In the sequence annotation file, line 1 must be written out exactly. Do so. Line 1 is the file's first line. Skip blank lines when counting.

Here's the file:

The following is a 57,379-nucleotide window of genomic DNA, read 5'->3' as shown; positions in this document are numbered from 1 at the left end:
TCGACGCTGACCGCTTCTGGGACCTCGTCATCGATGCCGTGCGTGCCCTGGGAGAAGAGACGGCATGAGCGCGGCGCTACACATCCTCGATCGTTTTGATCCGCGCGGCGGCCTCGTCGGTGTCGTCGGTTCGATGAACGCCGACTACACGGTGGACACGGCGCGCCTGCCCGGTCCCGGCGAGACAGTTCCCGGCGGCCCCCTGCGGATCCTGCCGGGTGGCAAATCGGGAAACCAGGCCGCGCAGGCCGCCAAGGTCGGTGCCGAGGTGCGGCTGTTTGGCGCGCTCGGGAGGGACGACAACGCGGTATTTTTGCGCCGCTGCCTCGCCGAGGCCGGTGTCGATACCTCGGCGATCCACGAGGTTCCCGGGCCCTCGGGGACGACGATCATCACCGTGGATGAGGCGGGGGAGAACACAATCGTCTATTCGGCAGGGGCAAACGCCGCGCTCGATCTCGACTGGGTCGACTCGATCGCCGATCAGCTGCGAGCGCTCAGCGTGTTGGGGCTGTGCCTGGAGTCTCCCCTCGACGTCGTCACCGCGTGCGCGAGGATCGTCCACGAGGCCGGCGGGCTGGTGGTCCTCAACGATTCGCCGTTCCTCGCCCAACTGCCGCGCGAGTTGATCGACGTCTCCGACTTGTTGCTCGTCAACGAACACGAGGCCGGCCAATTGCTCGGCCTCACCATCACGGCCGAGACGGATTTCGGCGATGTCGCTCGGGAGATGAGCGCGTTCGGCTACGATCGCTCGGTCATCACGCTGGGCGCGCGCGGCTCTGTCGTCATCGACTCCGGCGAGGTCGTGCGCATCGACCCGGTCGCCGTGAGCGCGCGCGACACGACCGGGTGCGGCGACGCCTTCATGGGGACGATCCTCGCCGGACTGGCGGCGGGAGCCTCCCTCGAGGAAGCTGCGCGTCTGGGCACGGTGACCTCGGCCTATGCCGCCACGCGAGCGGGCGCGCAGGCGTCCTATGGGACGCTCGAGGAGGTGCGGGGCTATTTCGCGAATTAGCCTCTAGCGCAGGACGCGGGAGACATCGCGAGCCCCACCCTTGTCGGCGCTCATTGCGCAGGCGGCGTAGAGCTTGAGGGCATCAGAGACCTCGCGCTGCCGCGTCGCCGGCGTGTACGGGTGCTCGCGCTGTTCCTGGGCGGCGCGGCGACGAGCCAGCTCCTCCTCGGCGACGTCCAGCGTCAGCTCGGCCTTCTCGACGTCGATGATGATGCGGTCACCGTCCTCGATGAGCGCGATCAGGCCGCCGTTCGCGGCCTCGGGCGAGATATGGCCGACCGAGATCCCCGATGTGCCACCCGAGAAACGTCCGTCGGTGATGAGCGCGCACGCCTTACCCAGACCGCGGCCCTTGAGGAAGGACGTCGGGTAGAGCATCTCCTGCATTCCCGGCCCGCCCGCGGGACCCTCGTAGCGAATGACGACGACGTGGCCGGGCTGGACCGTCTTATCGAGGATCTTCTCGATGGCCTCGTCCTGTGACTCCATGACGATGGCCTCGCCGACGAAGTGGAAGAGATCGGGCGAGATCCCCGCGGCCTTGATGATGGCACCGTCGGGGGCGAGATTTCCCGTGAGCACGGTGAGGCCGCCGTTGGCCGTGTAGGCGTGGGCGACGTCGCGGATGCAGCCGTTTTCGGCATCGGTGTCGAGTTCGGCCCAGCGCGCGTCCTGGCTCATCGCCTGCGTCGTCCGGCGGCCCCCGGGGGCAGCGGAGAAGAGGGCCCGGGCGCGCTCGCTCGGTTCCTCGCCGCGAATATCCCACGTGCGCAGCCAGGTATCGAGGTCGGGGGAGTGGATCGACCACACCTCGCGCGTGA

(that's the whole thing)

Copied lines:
The following is a 57,379-nucleotide window of genomic DNA, read 5'->3' as shown; positions in this document are numbered from 1 at the left end: